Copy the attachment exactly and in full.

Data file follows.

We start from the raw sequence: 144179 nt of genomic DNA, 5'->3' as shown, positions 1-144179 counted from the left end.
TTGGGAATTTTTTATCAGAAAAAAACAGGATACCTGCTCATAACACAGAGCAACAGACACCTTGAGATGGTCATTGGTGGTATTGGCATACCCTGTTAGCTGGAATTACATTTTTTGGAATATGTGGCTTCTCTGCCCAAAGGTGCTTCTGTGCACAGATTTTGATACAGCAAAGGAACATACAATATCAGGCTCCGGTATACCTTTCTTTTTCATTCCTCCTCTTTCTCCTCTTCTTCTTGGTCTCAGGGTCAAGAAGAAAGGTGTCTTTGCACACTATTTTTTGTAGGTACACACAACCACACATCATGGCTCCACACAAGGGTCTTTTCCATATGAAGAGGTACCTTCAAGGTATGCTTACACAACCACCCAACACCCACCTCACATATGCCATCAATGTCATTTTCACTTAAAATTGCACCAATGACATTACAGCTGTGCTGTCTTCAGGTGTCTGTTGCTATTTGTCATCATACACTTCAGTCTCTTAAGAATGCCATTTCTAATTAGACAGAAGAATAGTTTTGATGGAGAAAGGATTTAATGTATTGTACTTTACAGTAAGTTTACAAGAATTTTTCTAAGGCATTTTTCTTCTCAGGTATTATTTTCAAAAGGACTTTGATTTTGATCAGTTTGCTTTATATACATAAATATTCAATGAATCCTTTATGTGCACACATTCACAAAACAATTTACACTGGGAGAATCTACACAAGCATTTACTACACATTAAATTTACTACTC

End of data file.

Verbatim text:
We start from the raw sequence: 144179 nt of genomic DNA, 5'->3' as shown, positions 1-144179 counted from the left end.
TTGGGAATTTTTTATCAGAAAAAAACAGGATACCTGCTCATAACACAGAGCAACAGACACCTTGAGATGGTCATTGGTGGTATTGGCATACCCTGTTAGCTGGAATTACATTTTTTGGAATATGTGGCTTCTCTGCCCAAAGGTGCTTCTGTGCACAGATTTTGATACAGCAAAGGAACATACAATATCAGGCTCCGGTATACCTTTCTTTTTCATTCCTCCTCTTTCTCCTCTTCTTCTTGGTCTCAGGGTCAAGAAGAAAGGTGTCTTTGCACACTATTTTTTGTAGGTACACACAACCACACATCATGGCTCCACACAAGGGTCTTTTCCATATGAAGAGGTACCTTCAAGGTATGCTTACACAACCACCCAACACCCACCTCACATATGCCATCAATGTCATTTTCACTTAAAATTGCACCAATGACATTACAGCTGTGCTGTCTTCAGGTGTCTGTTGCTATTTGTCATCATACACTTCAGTCTCTTAAGAATGCCATTTCTAATTAGACAGAAGAATAGTTTTGATGGAGAAAGGATTTAATGTATTGTACTTTACAGTAAGTTTACAAGAATTTTTCTAAGGCATTTTTCTTCTCAGGTATTATTTTCAAAAGGACTTTGATTTTGATCAGTTTGCTTTATATACATAAATATTCAATGAATCCTTTATGTGCACACATTCACAAAACAATTTACACTGGGAGAATCTACACAAGCATTTACTACACATTAAATTTACTACTC